Coming together: The British Columbia Reconciliation Award

BC Achievement runs a number of  programs which celebrate excellence to inspire achievement and the most recent addition to its roster is a partnership program. The British Columbia Reconciliation Award is a partnership between BC Achievement and the Office of the Lieutenant Governor of BC. Why a partnership? 

The Honourable Janet Austin, the Lieutenant Governor of British Columbia, shared that there are several reasons for this important partnership with BC Achievement to honour and further reconciliation. “The Honourable Stephen Point had originally come up with the idea during his term as Lieutenant Governor but wasn’t able to execute within the short period of time. I certainly had discussions with him about reviving it and we felt it was important to reach out to a partner organization that had considerable experience managing significant awards like this and that also shared the same values and really the same desire to advance reconciliation.” 

In the words of Kekinsuqs Judith Sayers, President of the Nuu chah Nulth Tribal Council and Board member of the BC Achievement Foundation, there is a connection between the two organizations that lends itself to a partnership program. “It is something we wanted to do, and we do have several First Nations people on the board and several awards dealing with First Nations people in business and in art…so it just seemed like a natural fit for the Lieutenant Governor and the BC Achievement Foundation to come together to put this award together, so it was just something exciting, and something that needed to be done.”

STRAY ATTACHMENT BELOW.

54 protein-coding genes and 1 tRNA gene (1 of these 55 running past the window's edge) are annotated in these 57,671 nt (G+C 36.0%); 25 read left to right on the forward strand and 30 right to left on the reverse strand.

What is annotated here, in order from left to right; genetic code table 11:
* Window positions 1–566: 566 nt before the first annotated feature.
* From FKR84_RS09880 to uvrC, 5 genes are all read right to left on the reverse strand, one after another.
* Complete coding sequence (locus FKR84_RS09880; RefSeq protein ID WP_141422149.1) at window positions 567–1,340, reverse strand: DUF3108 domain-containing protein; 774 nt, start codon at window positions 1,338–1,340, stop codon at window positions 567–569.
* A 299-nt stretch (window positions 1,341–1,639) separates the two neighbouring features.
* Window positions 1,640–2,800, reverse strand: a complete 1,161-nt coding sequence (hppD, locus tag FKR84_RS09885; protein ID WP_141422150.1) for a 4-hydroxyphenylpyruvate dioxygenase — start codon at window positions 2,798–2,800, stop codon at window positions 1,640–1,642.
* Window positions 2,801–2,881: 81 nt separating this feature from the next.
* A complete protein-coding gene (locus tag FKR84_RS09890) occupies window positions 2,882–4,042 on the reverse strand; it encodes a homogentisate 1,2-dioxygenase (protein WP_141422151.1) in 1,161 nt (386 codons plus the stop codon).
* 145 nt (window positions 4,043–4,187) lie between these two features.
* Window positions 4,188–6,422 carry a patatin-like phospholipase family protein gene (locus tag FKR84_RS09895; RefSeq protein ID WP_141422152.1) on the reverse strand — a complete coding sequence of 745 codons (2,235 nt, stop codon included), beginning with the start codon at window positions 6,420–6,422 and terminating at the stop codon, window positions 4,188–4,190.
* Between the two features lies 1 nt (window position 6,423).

A partnership program is a valuable way to recognize individuals, groups and organizations who have demonstrated exceptional leadership, integrity, respect and commitment to furthering reconciliation with Indigenous peoples in the province. Not only does this partnership allow greater reach of the program’s mandate, but it also brings awareness to a larger audience, and it helps build a bridge between Indigenous peoples and British Columbia’s history, a move itself that symbolizes a commitment to reconciliation: 

“We need to create a better understanding amongst all people that we are in the same canoe. No matter where you are from, we all need to paddle together.”  The Honourable Steven L. Point, OBC (Xwĕ lī qwĕl tĕl) 28th Lieutenant Governor of British Columbia (2007-2012) 

For more information on the British Columbia Reconciliation Award, or to nominate you can go to Nomination deadline is January 15th, 2021. 

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